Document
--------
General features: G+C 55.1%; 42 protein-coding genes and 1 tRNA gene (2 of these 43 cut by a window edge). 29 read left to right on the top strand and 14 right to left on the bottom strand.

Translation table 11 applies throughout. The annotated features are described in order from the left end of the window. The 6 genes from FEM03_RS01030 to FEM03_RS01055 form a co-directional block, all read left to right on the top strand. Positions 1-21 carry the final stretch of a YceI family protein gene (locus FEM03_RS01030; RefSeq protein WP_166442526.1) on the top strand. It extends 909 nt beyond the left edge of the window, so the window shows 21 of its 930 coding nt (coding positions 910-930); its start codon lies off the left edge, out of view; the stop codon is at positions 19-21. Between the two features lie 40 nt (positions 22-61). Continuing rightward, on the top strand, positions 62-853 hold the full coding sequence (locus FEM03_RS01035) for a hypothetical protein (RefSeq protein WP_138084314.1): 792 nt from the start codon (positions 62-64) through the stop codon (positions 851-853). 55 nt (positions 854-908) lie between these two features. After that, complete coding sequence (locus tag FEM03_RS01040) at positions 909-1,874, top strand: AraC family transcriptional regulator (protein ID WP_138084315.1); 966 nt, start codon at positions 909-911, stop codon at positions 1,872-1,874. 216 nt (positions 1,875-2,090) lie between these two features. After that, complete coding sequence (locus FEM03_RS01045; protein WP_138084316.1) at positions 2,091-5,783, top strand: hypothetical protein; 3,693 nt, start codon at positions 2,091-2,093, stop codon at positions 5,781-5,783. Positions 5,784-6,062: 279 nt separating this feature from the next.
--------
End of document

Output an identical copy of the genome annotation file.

General features: G+C 55.1%; 42 protein-coding genes and 1 tRNA gene (2 of these 43 cut by a window edge). 29 read left to right on the top strand and 14 right to left on the bottom strand.

Translation table 11 applies throughout. The annotated features are described in order from the left end of the window. The 6 genes from FEM03_RS01030 to FEM03_RS01055 form a co-directional block, all read left to right on the top strand. Positions 1-21 carry the final stretch of a YceI family protein gene (locus FEM03_RS01030; RefSeq protein WP_166442526.1) on the top strand. It extends 909 nt beyond the left edge of the window, so the window shows 21 of its 930 coding nt (coding positions 910-930); its start codon lies off the left edge, out of view; the stop codon is at positions 19-21. Between the two features lie 40 nt (positions 22-61). Continuing rightward, on the top strand, positions 62-853 hold the full coding sequence (locus FEM03_RS01035) for a hypothetical protein (RefSeq protein WP_138084314.1): 792 nt from the start codon (positions 62-64) through the stop codon (positions 851-853). 55 nt (positions 854-908) lie between these two features. After that, complete coding sequence (locus tag FEM03_RS01040) at positions 909-1,874, top strand: AraC family transcriptional regulator (protein ID WP_138084315.1); 966 nt, start codon at positions 909-911, stop codon at positions 1,872-1,874. 216 nt (positions 1,875-2,090) lie between these two features. After that, complete coding sequence (locus FEM03_RS01045; protein WP_138084316.1) at positions 2,091-5,783, top strand: hypothetical protein; 3,693 nt, start codon at positions 2,091-2,093, stop codon at positions 5,781-5,783. Positions 5,784-6,062: 279 nt separating this feature from the next.